, Salem, MA


March 4, 2014

Our view: Hideous 'grad tax' buzz is again heard in the land


The truth is that the graduated income isn’t about fairness. It’s about dividing and conquering the taxpayers one income bracket at a time so the state can siphon ever more money from our pockets.

It’s a trap. Don’t fall for it.

When Gov. Deval Patrick proposed a massive income tax increase last year, legislators said no. They knew they would pay a price if they hiked taxes on everyone.

But what if they could have raised rates on only the “1 percenters,” or the 10 percenters or 20 percenters? Maybe they could have slipped it through, then gone on to hit the 30, 40, 50 and 60 percenters.

Think you don’t make enough to be affected by a grad tax? Think again.

In states with graduated income taxes, higher rates begin kicking in at surprisingly low income levels.

In California, for example, single taxpayers are charged 6 percent at $27,897 a year, according to the Tax Foundation. They pay 9.3 percent — half again as much — at just $48,942.

One Democratic gubernatorial candidate, Steve Grossman, has already thrown out the idea of raising taxes on those making $60,000. Median household income in Massachusetts is just over $66,000, according to the U.S. Census, so a Grossman grad tax would snag many, many families.

As we’ve said before, Massachusetts’ problem isn’t revenue, it’s spending. A grad tax would only enable more wasteful spending and mismanagement.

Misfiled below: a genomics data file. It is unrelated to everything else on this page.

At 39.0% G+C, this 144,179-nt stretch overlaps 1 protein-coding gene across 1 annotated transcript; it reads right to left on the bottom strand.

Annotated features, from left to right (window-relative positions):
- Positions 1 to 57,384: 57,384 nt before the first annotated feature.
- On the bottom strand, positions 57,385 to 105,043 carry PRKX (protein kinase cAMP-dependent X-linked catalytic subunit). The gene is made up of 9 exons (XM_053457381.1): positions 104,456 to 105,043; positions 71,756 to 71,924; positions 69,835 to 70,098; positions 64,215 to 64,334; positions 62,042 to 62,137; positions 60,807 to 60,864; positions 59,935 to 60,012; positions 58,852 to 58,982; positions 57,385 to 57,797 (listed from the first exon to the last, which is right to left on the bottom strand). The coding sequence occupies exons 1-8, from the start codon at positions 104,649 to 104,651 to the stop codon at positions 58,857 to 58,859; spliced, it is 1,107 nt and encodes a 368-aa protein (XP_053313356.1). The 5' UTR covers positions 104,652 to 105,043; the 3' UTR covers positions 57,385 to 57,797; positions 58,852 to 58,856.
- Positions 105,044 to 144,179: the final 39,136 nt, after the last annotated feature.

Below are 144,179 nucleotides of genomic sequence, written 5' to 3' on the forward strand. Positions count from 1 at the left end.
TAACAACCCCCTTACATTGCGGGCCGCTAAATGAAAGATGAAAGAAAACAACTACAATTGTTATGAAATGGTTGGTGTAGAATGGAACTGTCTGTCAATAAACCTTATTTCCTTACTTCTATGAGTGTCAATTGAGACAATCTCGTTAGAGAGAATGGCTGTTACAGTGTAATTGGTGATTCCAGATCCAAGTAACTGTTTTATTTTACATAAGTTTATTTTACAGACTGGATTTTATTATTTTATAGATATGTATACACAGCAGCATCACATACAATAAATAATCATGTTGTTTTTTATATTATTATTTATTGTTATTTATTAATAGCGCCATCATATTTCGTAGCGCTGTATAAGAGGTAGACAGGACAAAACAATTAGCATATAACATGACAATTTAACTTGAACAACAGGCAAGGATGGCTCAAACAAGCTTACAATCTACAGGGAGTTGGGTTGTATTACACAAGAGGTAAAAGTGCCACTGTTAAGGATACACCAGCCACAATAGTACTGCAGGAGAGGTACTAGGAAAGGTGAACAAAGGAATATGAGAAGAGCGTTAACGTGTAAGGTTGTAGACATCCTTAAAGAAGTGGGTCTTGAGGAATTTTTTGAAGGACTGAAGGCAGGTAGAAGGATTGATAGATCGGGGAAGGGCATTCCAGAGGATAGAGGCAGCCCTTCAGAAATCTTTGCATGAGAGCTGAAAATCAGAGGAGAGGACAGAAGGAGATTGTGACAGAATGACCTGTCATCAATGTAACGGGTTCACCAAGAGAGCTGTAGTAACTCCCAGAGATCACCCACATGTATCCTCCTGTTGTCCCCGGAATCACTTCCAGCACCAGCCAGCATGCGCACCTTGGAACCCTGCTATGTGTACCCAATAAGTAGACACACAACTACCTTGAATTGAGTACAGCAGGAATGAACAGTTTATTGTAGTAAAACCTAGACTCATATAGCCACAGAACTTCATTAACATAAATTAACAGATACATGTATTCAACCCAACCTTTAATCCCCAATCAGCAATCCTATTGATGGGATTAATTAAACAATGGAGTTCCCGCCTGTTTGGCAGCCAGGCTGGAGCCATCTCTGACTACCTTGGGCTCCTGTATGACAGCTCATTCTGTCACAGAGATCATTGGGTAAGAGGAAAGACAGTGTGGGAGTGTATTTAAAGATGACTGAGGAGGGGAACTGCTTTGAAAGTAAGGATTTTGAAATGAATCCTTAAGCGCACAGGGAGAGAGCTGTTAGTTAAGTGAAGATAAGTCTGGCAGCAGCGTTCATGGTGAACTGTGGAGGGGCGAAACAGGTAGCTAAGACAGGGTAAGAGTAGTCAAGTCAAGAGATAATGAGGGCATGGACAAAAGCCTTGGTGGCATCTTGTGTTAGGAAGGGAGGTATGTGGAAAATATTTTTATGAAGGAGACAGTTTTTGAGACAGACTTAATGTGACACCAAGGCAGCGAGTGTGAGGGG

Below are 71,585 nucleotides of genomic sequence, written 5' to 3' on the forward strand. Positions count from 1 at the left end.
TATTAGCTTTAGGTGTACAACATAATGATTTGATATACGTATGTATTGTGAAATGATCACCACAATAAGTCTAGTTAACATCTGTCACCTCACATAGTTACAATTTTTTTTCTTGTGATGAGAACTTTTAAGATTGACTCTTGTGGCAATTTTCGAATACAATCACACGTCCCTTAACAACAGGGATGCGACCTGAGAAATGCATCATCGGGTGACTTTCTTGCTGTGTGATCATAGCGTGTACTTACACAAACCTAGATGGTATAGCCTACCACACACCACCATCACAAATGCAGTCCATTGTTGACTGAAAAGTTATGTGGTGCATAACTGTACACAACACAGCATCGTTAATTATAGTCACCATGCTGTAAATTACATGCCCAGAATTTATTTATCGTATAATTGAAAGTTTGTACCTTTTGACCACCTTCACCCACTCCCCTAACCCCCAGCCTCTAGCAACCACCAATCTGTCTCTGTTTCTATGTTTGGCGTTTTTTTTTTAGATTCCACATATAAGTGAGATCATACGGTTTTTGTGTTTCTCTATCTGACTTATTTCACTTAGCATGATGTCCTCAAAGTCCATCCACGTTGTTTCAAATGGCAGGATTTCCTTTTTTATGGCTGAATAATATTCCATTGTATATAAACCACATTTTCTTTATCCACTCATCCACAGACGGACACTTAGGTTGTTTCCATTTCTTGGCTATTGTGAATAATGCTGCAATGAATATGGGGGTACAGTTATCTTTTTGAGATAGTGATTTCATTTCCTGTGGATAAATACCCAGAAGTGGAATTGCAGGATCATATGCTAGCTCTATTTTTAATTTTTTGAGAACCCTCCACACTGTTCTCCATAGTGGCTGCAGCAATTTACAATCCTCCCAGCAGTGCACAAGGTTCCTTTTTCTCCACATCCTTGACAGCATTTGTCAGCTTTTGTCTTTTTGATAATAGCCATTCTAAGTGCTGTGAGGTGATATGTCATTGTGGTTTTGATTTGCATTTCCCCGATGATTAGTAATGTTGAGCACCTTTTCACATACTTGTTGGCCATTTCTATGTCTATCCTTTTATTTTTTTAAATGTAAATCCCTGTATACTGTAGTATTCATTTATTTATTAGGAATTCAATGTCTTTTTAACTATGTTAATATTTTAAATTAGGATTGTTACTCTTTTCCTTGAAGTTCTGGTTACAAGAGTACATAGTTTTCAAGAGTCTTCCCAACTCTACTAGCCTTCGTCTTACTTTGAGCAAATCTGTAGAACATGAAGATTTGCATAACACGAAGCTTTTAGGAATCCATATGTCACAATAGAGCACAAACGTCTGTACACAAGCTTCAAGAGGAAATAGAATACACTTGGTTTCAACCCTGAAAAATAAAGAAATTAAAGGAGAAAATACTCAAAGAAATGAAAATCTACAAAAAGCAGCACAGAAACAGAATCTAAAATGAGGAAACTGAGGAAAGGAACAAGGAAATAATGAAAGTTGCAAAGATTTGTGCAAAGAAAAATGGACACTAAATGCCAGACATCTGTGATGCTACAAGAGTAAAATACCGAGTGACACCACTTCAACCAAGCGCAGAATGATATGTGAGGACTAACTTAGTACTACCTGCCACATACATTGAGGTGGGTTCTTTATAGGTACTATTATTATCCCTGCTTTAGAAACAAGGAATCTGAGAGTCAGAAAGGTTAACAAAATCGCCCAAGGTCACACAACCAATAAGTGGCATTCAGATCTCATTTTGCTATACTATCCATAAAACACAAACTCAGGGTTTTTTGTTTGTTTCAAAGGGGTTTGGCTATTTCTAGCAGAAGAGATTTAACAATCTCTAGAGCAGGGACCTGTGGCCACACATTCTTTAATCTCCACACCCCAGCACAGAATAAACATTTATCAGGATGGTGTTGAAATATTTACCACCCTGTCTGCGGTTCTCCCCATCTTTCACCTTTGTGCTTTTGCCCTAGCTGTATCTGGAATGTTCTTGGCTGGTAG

That will drive away more employers and discourage others from locating here, as California’s excessive income rates have in the once Golden State.

Here’s what our sister paper, the Eagle-Tribune, said in an editorial 20 years ago on the two grad tax questions on the 1994 ballot.

“Question 6. Vote NO. Question 6 rewrites the state constitution, allowing a graduated income tax. A grad tax would be nothing but a tax trap for hardworking people in Massachusetts. Note that Citizens for Limited Taxation, which fights to bring taxes down for working people, is opposing this measure, while public employee unions and social service providers, who favor bigger government and higher taxes, support it. Once the Legislature is given the power to play with graduated tax rates, it will constantly hike taxes — one bracket at a time.

Question 7. Vote NO. Question 7 is the bait to lure taxpayers into the trap. It promises a tax cut for 92 percent of taxpayers. That might sound good, but there is no guarantee the Legislature will not immediately tinker with the rates.”

Those words make just as much sense in 2014.

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